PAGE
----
The car sat only waist high at 41.5 inches tall, (just over a metre) and extended for five metres in length. The rear overhang was longer that the car’s height. The rear hatch opened to reveal what visitors hoped might be an exotic powerplant. In fact, it was a disappointing, standard Vauxhall slant-four engine – and a dummy at that. In fact, the whole car was a full-scale model. There just wasn’t the budget for a working car.
The SRV travelled to Paris and was a regular at car shows in Europe for a couple of years. In the meantime, Vauxhall concepts would be limited to special editions of the Viva or the sporty Firenza for a while. Then, in 1978, Cherry, Taylor and company struck again with the Vauxhall Equus, a wedgy front-engined roadster that would become a Wayne Cherry favourite – in fact, he personally owns the car.
The SRV was retired to Vauxhall’s Heritage Collection and can be seen at Concours and motor shows mostly in the UK. As for Wayne Cherry, an assignment that was supposed to last a few months ended up extending to 26 years. He would later recall:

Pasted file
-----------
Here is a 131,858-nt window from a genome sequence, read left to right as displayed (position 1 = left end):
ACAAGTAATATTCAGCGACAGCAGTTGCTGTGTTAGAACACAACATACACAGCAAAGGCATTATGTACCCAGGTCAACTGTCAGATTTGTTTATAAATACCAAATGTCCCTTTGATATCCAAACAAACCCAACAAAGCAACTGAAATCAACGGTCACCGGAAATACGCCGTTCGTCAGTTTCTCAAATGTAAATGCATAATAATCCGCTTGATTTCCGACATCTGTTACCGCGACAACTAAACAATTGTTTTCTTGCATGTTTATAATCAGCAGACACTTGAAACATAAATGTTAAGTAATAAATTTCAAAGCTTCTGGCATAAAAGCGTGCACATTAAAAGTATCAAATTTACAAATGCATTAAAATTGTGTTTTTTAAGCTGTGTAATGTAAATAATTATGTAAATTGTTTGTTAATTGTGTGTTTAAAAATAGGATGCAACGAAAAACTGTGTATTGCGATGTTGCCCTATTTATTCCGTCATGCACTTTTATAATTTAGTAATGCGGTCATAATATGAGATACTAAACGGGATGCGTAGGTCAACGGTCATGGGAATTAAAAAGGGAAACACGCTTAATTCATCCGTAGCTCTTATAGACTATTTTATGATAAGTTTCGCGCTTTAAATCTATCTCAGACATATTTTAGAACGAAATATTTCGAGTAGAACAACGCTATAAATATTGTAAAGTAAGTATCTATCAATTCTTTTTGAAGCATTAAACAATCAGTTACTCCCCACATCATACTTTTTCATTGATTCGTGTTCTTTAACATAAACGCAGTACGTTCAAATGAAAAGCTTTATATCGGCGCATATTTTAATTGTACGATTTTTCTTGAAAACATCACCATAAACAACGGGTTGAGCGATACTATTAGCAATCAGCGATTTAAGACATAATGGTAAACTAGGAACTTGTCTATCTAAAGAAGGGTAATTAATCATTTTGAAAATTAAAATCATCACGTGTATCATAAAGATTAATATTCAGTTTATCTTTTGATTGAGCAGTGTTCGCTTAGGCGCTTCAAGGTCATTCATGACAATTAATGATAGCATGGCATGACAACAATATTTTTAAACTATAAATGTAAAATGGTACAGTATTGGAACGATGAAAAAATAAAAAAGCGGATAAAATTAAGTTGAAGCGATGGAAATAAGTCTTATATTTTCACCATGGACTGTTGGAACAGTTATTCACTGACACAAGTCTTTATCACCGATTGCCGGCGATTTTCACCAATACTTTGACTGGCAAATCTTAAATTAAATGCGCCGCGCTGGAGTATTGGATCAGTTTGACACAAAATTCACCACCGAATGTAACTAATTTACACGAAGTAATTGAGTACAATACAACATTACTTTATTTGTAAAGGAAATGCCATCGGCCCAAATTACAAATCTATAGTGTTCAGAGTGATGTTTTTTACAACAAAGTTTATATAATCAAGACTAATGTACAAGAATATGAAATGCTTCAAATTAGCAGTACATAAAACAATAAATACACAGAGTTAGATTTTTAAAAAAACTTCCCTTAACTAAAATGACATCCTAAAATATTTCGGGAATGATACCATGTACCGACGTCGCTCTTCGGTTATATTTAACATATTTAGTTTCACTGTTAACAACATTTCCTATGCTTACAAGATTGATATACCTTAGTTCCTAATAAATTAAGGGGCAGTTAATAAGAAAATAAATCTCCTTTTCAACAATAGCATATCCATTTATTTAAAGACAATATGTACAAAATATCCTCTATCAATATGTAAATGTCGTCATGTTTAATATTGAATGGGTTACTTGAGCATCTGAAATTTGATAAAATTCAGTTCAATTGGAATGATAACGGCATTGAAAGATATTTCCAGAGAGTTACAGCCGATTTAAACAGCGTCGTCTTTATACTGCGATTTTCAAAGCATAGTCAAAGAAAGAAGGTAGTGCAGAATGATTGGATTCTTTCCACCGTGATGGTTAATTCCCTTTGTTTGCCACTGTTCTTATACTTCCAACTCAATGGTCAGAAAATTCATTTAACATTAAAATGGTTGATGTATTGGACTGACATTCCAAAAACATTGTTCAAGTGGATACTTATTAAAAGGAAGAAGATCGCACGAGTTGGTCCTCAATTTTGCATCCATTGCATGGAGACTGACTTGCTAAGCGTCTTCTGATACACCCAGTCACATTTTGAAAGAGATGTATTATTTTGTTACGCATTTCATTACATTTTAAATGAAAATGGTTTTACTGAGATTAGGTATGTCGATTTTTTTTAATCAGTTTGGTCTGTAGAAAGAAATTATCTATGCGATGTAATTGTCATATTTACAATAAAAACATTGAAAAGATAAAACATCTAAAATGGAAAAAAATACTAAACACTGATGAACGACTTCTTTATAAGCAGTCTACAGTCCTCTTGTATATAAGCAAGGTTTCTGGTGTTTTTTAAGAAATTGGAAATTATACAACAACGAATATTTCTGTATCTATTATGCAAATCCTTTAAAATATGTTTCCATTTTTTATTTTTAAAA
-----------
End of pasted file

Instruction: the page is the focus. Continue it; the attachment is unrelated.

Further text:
“Moving over to Vauxhall at such an early stage in my career, I was given an enormous amount of responsibility there – it would have taken me years to get that same amount of responsibility here in the States. The first program I was involved with as lead designer, under Assistant Director of Design Leo Pruneau, was a two-seat concept sports car called the XVR, which was shown at the 1966 Geneva Motor Show.
“We worked on the exteriors and interiors of cars, and also on trucks, buses, vans, inter-city coaches, airport support vehicles and military vehicles. As an education, the opportunity to have such diverse involvement in all these different kinds of vehicles was absolutely unbelievable.”
Cherry would become Design Director at Vauxhall in 1975, then Design Director of a consolidated GM European Design programme at Opel in 1983. He was brought back to GM in Detroit to lead the design teams at Chevrolet and Geo in 1991. Then, in 1992, he was promoted to Vice President of Design, succeeding Chuck Jordan. He remained at that post until his retirement on New Year’s Day, 2004. During those final years, he oversaw such concepts as the Pontiac Solstice, Buick LaCrosse and Cadillac’s Evoq and Sixteen, among many others.
Not a bad legacy for a “temporary” assignment.